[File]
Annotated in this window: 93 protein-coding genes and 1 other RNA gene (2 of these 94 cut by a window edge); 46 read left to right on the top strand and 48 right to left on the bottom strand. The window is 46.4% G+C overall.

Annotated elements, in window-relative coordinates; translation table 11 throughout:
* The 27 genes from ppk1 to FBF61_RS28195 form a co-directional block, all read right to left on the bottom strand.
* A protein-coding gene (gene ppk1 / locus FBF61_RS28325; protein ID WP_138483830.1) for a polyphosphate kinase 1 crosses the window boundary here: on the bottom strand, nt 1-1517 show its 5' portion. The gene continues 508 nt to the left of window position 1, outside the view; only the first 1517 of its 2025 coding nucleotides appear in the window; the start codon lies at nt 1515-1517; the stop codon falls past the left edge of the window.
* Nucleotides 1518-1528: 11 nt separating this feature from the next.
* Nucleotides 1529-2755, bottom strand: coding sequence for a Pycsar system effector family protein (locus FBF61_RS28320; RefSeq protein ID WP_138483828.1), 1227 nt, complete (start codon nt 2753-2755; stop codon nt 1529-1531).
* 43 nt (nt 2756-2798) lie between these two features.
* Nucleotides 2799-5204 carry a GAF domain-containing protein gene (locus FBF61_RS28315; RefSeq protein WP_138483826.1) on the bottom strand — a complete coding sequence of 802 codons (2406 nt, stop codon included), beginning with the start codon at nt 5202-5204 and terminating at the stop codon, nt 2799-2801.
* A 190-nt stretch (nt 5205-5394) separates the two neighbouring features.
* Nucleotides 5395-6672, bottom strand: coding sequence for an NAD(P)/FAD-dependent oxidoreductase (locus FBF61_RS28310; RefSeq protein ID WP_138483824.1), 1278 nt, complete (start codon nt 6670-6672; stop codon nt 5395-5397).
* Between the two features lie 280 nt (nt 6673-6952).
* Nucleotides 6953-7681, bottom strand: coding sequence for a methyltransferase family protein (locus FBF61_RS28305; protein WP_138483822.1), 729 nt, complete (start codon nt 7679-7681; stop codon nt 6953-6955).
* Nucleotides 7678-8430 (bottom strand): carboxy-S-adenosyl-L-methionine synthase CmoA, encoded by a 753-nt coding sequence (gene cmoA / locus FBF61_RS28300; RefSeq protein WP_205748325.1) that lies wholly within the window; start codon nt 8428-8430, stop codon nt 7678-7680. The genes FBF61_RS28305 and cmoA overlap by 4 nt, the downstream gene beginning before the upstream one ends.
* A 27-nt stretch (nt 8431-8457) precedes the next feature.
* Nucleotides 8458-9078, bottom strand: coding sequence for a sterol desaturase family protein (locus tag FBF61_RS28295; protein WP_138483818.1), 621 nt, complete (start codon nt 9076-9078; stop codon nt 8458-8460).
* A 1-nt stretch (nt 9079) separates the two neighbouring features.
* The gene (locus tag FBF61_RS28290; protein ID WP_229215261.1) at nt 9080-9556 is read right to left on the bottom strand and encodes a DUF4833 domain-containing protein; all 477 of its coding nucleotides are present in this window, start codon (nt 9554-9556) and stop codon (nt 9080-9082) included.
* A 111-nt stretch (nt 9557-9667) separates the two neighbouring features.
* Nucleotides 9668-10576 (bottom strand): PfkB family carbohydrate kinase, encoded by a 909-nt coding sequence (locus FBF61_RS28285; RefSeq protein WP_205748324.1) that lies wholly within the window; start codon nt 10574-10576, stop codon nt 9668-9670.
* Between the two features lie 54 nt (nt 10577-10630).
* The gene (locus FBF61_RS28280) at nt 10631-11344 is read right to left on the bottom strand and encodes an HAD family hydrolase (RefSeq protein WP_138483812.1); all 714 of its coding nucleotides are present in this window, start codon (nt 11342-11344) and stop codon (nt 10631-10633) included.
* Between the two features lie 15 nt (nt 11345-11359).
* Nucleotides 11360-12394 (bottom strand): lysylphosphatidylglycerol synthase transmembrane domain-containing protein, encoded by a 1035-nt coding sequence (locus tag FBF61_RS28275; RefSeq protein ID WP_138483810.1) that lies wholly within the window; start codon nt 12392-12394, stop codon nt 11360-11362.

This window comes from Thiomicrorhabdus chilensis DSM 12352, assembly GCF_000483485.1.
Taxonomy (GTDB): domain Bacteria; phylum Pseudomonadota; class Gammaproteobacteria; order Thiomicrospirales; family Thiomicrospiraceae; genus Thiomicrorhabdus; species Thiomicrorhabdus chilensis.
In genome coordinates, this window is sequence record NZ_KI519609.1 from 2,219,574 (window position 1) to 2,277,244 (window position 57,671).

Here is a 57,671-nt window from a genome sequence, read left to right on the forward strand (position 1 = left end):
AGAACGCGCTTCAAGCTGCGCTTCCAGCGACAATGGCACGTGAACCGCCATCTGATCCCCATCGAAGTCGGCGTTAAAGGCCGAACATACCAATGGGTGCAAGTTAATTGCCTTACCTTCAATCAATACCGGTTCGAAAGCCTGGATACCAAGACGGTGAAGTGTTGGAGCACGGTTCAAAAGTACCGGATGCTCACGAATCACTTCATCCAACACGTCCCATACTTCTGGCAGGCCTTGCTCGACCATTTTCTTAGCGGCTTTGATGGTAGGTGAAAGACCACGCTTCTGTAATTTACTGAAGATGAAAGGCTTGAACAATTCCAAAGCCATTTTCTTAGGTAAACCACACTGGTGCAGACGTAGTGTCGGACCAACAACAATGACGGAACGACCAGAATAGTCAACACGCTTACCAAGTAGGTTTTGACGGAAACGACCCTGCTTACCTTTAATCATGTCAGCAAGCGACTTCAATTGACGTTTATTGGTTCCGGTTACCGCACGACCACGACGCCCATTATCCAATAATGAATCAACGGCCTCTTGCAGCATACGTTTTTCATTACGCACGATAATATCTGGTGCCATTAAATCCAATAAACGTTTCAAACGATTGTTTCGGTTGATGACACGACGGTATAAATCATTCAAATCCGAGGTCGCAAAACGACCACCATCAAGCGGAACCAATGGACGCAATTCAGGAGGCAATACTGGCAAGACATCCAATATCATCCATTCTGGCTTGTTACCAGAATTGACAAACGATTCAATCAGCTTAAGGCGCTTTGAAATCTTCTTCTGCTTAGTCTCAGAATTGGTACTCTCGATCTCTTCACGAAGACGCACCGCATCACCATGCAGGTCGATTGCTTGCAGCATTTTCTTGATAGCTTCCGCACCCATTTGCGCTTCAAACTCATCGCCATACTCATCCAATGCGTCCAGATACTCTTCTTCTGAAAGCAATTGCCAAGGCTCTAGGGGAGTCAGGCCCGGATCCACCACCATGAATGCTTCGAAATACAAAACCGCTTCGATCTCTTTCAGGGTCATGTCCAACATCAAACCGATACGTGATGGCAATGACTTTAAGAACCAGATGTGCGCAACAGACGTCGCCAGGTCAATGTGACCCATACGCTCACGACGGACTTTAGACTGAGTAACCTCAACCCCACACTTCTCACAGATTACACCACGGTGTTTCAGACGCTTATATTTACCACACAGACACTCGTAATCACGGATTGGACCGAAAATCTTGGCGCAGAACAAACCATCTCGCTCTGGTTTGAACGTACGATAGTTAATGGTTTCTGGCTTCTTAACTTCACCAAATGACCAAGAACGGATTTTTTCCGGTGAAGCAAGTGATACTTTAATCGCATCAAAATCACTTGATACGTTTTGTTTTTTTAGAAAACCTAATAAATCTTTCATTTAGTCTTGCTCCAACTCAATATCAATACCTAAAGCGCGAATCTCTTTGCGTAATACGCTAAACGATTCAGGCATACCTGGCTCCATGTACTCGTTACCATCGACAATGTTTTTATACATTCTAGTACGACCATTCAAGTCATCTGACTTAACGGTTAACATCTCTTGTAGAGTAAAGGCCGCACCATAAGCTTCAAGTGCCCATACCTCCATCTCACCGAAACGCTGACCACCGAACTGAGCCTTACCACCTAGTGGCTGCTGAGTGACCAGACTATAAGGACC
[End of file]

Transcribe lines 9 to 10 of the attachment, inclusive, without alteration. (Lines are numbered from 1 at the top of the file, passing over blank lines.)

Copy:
* A 190-nt stretch (nt 5205-5394) separates the two neighbouring features.
* Nucleotides 5395-6672, bottom strand: coding sequence for an NAD(P)/FAD-dependent oxidoreductase (locus FBF61_RS28310; RefSeq protein ID WP_138483824.1), 1278 nt, complete (start codon nt 6670-6672; stop codon nt 5395-5397).